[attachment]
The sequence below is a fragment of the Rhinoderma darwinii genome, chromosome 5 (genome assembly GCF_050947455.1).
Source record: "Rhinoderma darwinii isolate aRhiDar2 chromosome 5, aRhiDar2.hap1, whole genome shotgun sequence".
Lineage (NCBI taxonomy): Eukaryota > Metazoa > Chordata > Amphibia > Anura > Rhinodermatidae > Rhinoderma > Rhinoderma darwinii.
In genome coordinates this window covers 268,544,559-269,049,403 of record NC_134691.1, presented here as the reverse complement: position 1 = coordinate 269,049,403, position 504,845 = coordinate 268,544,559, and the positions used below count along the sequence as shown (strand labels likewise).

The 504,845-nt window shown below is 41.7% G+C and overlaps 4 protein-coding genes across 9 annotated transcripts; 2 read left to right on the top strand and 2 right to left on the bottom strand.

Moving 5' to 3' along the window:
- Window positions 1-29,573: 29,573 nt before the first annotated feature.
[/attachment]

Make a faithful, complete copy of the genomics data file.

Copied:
The sequence below is a fragment of the Rhinoderma darwinii genome, chromosome 5 (genome assembly GCF_050947455.1).
Source record: "Rhinoderma darwinii isolate aRhiDar2 chromosome 5, aRhiDar2.hap1, whole genome shotgun sequence".
Lineage (NCBI taxonomy): Eukaryota > Metazoa > Chordata > Amphibia > Anura > Rhinodermatidae > Rhinoderma > Rhinoderma darwinii.
In genome coordinates this window covers 268,544,559-269,049,403 of record NC_134691.1, presented here as the reverse complement: position 1 = coordinate 269,049,403, position 504,845 = coordinate 268,544,559, and the positions used below count along the sequence as shown (strand labels likewise).

The 504,845-nt window shown below is 41.7% G+C and overlaps 4 protein-coding genes across 9 annotated transcripts; 2 read left to right on the top strand and 2 right to left on the bottom strand.

Moving 5' to 3' along the window:
- Window positions 1-29,573: 29,573 nt before the first annotated feature.